TEHRAN, Iran — Earlier today, we wrote about a building in London that people compared to a “ribbon” of brick. Now, we have another brick building that draws on a similar metaphor that should be at odds with the material. Architects Habibeh Madjdabadi and Alireza Mashhadimirza in 2014 completed work on the 40 Knots House in Tehran, a lovely structure with a facade they compare to rug weaving. The metaphor extends to the relationship between the builders: two people not necessarily of the other’s field, who nevertheless reach across that divide to make something the other couldn’t complete alone. The technique described here is fascinating.
“While Persian carpets are world renowned, bricks have a strong relationship with Iranian historical architecture. In this building, ‘the house of 40 knots’ by Habibeh Madjdabadi and Alireza Mashhadimirza, the two entities are fused into a contemporary façade that appears as a collection of intricately interwoven modules.
“In textile factories, two people work together to make a carpet – one reads the instructions while the other sits behind the scaffold and makes the braids. The architects elaborate by saying, ‘The one who reads the instruction does not necessarily know how to knit. She reads the instructions, usually with a rhythm, and like a song: two reds, a yellow below, two blue. Those instructions are usually drawn on checkered papers.” The handmade exterior of this residence is also made using a similar system. One craftsman reads and the other places raised, filler, and hollow bricks in corresponding supporting bars between L profiles. due to this technique, there is no need for phase drawings and the construction sequence can be performed through a series of simple, localized labors. Workers can lay down the clay blocks row by row without having to understand the concept of whole façade.”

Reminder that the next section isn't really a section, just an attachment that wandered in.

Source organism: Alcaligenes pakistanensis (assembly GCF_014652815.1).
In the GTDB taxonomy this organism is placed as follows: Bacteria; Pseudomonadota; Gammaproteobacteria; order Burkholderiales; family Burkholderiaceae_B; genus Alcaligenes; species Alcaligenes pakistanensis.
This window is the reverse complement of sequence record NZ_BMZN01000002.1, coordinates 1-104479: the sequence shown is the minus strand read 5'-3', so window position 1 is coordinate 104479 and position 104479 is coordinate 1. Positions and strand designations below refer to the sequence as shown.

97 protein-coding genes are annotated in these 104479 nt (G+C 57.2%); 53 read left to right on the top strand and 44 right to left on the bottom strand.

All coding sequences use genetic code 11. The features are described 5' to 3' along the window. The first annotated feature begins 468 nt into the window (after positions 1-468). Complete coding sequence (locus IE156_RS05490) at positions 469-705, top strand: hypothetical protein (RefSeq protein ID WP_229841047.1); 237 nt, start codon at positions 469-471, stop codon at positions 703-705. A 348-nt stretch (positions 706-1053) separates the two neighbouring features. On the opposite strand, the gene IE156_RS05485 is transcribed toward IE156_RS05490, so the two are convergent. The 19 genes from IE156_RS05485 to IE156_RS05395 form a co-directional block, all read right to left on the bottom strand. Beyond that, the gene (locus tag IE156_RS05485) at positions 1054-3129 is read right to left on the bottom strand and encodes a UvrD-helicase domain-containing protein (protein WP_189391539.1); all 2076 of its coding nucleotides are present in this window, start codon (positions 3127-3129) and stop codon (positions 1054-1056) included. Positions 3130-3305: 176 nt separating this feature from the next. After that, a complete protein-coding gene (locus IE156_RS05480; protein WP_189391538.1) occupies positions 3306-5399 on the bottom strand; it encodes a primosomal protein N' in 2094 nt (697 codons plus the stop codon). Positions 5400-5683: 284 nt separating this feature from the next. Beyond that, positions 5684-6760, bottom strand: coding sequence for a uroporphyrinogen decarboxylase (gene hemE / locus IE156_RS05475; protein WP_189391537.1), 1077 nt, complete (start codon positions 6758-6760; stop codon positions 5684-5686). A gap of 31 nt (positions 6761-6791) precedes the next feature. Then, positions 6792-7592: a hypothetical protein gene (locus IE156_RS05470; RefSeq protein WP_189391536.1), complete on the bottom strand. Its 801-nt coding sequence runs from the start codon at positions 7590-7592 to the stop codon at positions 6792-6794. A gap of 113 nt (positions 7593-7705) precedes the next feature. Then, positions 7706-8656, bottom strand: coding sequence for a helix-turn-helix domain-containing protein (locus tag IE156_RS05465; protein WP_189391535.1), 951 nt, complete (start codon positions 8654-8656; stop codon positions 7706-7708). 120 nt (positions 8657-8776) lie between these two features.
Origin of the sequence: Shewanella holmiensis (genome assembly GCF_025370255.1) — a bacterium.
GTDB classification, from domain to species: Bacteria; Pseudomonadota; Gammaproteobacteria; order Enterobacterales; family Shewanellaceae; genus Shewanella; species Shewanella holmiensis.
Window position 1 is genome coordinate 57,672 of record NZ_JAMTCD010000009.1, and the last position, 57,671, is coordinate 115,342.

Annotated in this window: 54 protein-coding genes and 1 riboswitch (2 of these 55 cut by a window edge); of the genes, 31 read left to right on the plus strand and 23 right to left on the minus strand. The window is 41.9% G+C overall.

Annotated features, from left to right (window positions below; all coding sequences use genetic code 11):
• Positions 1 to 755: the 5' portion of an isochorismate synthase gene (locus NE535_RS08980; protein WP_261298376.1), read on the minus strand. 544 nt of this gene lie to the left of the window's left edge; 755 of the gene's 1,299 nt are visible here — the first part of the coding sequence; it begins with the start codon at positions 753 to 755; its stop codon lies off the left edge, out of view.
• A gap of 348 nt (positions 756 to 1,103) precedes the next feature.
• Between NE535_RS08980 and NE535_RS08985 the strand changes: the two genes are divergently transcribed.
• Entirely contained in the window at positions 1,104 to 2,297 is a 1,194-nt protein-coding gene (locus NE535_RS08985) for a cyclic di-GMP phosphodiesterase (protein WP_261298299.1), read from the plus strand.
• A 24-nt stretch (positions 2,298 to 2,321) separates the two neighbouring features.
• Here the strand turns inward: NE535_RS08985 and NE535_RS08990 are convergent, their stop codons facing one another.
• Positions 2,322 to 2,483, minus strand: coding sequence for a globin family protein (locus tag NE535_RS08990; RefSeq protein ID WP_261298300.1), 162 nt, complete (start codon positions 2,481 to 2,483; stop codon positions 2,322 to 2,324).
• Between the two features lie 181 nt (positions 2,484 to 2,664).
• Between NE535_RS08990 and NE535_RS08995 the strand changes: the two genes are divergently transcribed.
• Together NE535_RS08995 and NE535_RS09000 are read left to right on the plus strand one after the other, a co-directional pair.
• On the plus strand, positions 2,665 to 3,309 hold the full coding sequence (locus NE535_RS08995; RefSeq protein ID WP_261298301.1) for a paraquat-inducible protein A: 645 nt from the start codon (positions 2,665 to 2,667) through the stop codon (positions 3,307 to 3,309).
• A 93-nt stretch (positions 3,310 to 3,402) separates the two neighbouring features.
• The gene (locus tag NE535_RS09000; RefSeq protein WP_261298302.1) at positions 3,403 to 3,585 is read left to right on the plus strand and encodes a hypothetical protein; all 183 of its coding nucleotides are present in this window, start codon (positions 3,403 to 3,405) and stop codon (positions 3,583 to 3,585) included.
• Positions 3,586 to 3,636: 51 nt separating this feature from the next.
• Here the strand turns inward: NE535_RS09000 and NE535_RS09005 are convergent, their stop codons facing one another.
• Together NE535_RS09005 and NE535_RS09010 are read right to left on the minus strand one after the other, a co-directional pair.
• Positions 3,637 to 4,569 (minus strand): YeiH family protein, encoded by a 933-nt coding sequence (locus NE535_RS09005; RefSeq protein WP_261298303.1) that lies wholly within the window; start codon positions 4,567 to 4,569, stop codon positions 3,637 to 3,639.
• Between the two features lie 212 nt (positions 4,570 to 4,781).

We’ve focused a lot of our attention lately on buildings that use envelopes of either brick or tile. There are some practical reasons for these kind of facades, such as energy savings, but in Tehran the wrappers are important to preserve people’s privacy in the context of increasing urbanization. With this in mind, it’s interesting to take another look at how these facades achieve this while also being aesthetically pleasing. The staggered pattern of the bricks creates a great effect of appearing very solid from the outside while permeable from the inside. The plants on the exterior of the building play with that idea. Because we can’t see inside, it looks as though the plants have taken root in the brick itself. Well done!
Bill Rodgers is the Managing Editor of cfile.daily.
Do you love or loathe this work of contemporary brick architecture? Let us know in the comments.